Have I – have you? – been taken captive through philosophy and empty deceit? Have I – have you? – been lured back into worldly ways of thinking? Behaving in ways that Christ liberated us from and God raised us up out of? Have we traded the infinite majesty of God’s presence and power in our lives for a pound of God in a paper sack?

It’s about control. One of the most alluring promises that this society offers is that idea that we can have agency, control over our own lives. Yet even as it promises us this, we witness with our own eyes, again and again, that it simply isn’t true. The system is teetering. Nobody knows what will happen next. Yet we cling all the more to this idea that we can steer our own lives and destinies, if we just try hard enough. If we’re good people. If we deserve it.

Is this the philosophy and empty deceit that Paul warns us about? Do we want the warmth of the womb rather than a new birth?

In our gospel reading this morning, Jesus tells us that we will get what we ask for. We will get what we enduringly, stubbornly ask for. Just like a man who wakes his neighbor up in the middle of the night to get snacks for a sudden visitor – he’ll get help, even if it’s just so the neighbor can get him to go away. If he’s persistent, he’ll get what he’s looking for.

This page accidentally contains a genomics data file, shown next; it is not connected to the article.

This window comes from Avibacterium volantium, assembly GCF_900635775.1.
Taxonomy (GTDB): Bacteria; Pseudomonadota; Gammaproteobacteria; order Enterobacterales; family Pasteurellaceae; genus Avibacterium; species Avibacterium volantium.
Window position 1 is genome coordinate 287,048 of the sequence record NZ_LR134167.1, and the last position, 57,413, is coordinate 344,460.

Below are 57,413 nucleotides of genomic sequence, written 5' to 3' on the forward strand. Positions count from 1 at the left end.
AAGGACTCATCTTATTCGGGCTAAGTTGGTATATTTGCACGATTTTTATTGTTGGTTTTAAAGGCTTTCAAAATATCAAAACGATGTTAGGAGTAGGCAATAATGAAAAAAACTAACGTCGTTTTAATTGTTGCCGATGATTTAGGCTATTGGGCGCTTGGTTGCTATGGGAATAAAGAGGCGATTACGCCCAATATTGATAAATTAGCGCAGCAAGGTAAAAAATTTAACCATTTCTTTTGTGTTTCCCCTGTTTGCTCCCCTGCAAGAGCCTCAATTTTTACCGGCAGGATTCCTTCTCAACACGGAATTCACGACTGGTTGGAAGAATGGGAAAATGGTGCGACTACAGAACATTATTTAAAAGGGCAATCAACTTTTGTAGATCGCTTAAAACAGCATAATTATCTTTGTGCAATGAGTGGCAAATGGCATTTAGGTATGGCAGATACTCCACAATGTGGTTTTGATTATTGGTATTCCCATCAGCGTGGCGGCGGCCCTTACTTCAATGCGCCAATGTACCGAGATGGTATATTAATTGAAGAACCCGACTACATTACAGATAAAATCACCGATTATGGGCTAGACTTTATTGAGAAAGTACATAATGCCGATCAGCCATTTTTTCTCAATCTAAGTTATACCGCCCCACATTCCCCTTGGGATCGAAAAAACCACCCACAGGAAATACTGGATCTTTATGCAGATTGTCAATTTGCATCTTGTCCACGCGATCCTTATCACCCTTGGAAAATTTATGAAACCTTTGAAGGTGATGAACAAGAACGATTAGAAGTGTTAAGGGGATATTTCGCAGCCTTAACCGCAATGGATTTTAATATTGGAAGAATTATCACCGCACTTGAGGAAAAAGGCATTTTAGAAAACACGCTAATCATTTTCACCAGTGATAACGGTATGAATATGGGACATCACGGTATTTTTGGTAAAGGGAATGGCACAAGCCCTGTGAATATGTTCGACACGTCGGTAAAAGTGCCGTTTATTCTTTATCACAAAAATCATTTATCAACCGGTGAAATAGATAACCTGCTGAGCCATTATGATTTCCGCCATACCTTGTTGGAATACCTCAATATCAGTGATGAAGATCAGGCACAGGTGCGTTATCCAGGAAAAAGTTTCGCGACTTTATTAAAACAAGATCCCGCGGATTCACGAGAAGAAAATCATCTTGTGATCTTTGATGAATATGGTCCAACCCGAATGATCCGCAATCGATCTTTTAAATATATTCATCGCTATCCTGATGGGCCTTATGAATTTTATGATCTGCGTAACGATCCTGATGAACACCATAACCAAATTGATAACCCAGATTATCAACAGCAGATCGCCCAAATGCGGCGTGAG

Ask, and it will be given you; search, and you will find; knock, and the door will be opened for you.

Are we asking for the right things? Are we seeking the full gospel, the full presence of Jesus in our lives? Are we searching for transformation and wholeness?

Or are we settling for three dollars worth of God?

Jesus has conquered the powers of sin, death, and hell. We have been baptized into his death, participating in his labors. God has raised us up with Jesus, to be brothers and sisters. Have we forgotten?

The baptisms must continue. A funny thing for a Quaker to say, perhaps, but this is the core of our tradition. The Quaker life – the Christian life – is one of repeated baptisms, immersions into the life, death, and resurrection of Jesus. We can’t hold onto the womb of this life if we want to be born into the life that is coming.

If we’re not born again – and again, and again – we can’t grow. The life of discipleship with Jesus is a road that, in the words of JRR Tolkein, goes ever on. Am I willing to keep walking with Jesus, despite the fact that I can’t see what lies around the bend?

What does it look like for you, to leave that wretched paper sack on the ground behind you? To abandon the puny ecstasies of self-help and religions of control? To venture out onto the road with Jesus, who makes no guarantees about the details of the journey, but promises new life if you follow?

Everyone who asks receives, and everyone who searches finds, and for everyone who knocks, the door will be opened.

Let’s pray for the courage to release the settled lives of human control, and to embrace the path of discipleship with Jesus – the road that goes ever on. Let’s pray with him, in the words he gave us:

Father, hallowed be your name. Your kingdom come. Give us each day our daily bread. And forgive us our sins, for we ourselves forgive everyone indebted to us. And do not bring us to the time of trial.